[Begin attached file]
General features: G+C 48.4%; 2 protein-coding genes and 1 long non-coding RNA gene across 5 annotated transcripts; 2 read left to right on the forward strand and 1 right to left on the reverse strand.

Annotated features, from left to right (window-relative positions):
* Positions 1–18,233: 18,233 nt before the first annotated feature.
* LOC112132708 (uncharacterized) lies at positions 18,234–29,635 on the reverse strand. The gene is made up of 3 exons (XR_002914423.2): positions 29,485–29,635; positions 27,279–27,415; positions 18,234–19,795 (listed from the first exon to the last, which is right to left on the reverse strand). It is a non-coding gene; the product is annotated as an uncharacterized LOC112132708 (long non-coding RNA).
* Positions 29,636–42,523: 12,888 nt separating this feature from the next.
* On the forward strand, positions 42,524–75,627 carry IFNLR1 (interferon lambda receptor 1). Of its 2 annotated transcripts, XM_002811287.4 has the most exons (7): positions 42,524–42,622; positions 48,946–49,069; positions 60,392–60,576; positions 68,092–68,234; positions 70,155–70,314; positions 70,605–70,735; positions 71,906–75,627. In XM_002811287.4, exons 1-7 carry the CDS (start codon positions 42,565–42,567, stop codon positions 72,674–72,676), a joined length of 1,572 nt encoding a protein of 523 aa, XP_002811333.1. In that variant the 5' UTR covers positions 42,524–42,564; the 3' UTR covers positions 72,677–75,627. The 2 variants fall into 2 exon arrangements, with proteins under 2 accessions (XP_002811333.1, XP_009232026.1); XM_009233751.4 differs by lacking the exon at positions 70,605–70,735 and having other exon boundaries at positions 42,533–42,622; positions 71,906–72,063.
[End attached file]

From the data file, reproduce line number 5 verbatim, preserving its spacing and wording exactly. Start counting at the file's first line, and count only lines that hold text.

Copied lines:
* Positions 29,636–42,523: 12,888 nt separating this feature from the next.